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Investment banking activity in Singapore in downward spiral

Ravinder Kapur

Singapore’s investment bankers are going through a difficult time. A slowdown in economic activity in the region has resulted in a contraction in the number of deals.

The problem is compounded by the rise of Chinese investment banks which are becoming increasingly aggressive in capturing market share.

According to a recent Reuters report, the total value of merger and acquisitions transactions in the Asia-Pacific region in the current year stands at US$572.9bil.

In the same period last year, the value of M&A deals stood at US$745.7bil. This contraction has led to massive layoffs in the investment banking sector.

 

Investment banking executives face pink slips and garden leave


Source: Thinkstock/Getty Images
Source: Thinkstock/Getty Images

Source: Thinkstock/Getty Images

Goldman Sachs’ investment banking revenues have been falling continuously for several years now. Consequently, it has initiated a cost-cutting exercise that will lead to US$700mil in savings per year.

In 2015, the investment bank reduced its Singapore headcount from 50 to 35. Now, Goldman Sachs plans to eliminate 30% of its 300 investment banking jobs in the Asian region (excluding Japan).

Most of the bank’s employees in the region are located in Hong Kong, Singapore, and China and it is in these countries that the cuts will take place.

Goldman is not the only investment bank facing a contraction in business volumes. Bank of America also has plans to reduce its investment banking staff in the Asian region.

Layoffs are expected in Hong Kong, Singapore, and Japan. According to a report, BofA’s net income in Asia declined by 3% in 2015.

 

Chinese investment banks a growing force

While the business volume of American investment banks is shrinking, their Chinese competitors are making significant inroads into their territory.

A study by Dealogic, a financial market analytics and technology firm, has found that the top five investment banking companies in the Asian region, excluding Japan, are Chinese.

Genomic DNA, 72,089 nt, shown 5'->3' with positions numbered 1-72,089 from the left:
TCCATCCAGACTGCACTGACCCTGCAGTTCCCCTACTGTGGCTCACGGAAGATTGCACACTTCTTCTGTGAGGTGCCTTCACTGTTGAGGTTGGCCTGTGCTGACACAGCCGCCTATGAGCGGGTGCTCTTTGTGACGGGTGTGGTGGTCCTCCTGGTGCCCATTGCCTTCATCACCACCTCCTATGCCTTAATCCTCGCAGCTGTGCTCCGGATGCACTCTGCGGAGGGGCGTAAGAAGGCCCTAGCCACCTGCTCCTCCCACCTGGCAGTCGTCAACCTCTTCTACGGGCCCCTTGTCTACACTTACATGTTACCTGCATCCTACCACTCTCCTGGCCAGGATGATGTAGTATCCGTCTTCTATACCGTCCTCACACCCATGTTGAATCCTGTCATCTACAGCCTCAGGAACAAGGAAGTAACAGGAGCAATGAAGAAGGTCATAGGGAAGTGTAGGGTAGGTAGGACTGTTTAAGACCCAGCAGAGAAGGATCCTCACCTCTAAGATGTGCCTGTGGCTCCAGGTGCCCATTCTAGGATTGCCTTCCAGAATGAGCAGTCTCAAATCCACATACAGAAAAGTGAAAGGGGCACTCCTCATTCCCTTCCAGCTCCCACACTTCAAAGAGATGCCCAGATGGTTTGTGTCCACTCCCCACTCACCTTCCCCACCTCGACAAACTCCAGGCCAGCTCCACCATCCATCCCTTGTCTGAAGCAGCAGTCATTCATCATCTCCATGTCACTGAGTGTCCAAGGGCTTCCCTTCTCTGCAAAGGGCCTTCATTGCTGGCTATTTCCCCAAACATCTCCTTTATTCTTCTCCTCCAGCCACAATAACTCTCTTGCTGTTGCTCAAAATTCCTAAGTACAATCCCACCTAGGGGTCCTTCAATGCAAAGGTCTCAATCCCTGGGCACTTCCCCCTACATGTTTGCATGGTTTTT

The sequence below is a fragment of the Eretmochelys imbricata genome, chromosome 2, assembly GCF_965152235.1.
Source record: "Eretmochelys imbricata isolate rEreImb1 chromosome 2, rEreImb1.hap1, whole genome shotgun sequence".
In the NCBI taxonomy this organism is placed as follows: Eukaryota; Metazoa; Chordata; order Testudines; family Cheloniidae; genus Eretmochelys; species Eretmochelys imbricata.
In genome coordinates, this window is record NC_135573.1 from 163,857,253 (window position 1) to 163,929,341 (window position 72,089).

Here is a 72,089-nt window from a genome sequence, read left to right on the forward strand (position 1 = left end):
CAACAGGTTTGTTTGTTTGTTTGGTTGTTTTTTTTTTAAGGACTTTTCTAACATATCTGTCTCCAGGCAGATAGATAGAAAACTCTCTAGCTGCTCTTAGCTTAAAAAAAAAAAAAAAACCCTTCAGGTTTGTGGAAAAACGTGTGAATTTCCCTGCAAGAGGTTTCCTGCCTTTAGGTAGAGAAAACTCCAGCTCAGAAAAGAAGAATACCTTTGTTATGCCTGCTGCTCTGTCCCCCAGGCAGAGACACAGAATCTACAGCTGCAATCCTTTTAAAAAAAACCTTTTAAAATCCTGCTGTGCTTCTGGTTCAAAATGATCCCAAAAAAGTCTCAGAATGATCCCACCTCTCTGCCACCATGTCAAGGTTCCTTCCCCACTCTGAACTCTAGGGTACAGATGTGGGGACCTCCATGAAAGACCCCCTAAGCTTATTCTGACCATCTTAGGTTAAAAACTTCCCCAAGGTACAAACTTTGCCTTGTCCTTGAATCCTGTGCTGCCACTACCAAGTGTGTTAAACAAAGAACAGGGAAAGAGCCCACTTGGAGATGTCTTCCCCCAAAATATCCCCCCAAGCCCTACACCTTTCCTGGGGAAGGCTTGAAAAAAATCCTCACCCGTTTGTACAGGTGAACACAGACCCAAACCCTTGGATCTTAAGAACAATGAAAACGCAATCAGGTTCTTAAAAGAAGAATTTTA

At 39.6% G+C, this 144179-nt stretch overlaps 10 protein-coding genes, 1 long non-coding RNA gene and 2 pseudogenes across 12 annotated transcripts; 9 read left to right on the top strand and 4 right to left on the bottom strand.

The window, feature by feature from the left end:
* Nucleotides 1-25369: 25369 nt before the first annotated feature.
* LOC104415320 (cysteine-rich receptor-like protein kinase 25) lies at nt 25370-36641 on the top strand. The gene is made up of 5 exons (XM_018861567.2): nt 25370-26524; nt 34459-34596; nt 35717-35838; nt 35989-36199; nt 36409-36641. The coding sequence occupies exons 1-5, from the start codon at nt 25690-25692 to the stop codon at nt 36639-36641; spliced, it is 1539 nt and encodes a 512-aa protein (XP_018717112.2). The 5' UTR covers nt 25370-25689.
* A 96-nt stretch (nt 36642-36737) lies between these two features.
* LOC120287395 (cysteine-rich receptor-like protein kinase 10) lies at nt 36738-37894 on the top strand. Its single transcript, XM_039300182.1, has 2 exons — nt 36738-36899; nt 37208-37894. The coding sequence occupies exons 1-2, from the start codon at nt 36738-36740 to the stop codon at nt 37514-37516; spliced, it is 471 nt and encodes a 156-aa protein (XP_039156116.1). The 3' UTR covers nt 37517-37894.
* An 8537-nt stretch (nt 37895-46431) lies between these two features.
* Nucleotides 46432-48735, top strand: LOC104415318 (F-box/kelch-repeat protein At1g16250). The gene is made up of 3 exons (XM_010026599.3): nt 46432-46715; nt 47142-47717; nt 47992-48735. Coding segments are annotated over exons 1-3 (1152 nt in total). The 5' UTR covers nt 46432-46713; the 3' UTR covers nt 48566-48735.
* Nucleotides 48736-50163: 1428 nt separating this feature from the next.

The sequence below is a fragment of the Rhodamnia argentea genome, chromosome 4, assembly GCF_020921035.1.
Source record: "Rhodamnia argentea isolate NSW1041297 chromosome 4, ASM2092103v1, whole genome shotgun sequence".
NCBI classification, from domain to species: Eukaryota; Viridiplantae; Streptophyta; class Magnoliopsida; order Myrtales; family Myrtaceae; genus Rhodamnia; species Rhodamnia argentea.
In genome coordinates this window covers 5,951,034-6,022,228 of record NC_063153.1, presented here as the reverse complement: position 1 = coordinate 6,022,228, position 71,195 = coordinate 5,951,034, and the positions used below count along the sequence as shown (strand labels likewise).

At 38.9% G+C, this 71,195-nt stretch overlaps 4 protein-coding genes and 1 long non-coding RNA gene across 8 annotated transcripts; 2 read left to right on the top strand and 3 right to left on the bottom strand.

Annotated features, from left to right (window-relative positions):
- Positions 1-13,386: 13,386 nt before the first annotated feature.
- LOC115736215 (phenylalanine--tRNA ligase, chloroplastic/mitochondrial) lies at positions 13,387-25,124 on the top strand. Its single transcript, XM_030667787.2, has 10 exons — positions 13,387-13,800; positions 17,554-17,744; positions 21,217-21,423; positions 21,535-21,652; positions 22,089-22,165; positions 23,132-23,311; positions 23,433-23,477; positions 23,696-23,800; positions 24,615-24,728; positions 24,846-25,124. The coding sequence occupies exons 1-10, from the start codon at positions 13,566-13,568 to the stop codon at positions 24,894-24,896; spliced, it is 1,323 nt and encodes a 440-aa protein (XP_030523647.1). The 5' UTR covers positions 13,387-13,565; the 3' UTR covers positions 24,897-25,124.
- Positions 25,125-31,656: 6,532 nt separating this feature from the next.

The same ranking reveals that of the 12 largest firms by M&A revenues in the region, eight are from China. As recently as 2014, Goldman Sachs held the premier position.


Source: Thinkstock/Getty Images
Source: Thinkstock/Getty Images

Source: Thinkstock/Getty Images

According to a report in the Financial Times, China Citic Bank International is adding to its M&A team at its head office in Hong Kong. The bank recently worked on a large transaction that involved ChemChina’s US$44bil acquisition of Syngenta, a Swiss agribusiness company. Citic was the lead arranger for a US$12.7bil syndicated loan.

China Citic Bank International, a subsidiary of Citic Bank, which is based in Beijing, said that it would move away from its traditional commercial banking activities and concentrate on its securities and corporate finance advisory business.

Investment banks based in Singapore are suffering as the total volume of business available has dropped. While there is a certain amount of M&A activity in China, this is being snapped up by Chinese investment banks.

 

Global investment banking business is shrinking


Source: Shutterstock
Source: Shutterstock

Source: Shutterstock

The world’s leading investment banks have not been able to halt the downward slide of their revenues and profits. The industry as a whole has been recording declining margins for the last five years.

The Boston Consulting Group’s report, Global Capital Markets 2016, reveals that revenue from trading in fixed income, currencies, and commodities has been falling. Income from primary market activities has also been shrinking.

The only area to show an increase is the revenue from equities, which has got a boost from stock market volatility.

Goldman Sachs’ record over the last few years is illustrative of the plight of the investment banking industry. The income that the firm generates from its proprietary trading and investment business contributed US $25 billion in 2009. In 2010, this dropped to US $18 billion and in 2015 it slumped to just US $5 billion.

 

Will Singapore’s investment banks see a turnaround?


Source: Thinkstock/Getty Images
Source: Thinkstock/Getty Images

Source: Thinkstock/Getty Images

Lacklustre M&A activity accompanied with economic stagnation in the region indicates that investment banks will continue to face headwinds.

The recent 1MDB scandal, which saw the Monetary Authority of Singapore ordering the closure of Falcon Bank and BSI Bank, has not helped matters.

There is no sign of a revival in the IPO market in Singapore. Trading activity is down because of stagnant commodity prices and the lack of demand from China.

All these factors have combined to present a dim future for Singapore’s investment banking sector in the short run.

If a longer time frame is considered, investment banking is bound to pick up as Singapore is ideally positioned with its excellent infrastructure and the stability of its political system.

But it is difficult to predict when this will happen. Unfortunately, there are no indications of an immediate turnaround.

(By Ravinder Kapur)

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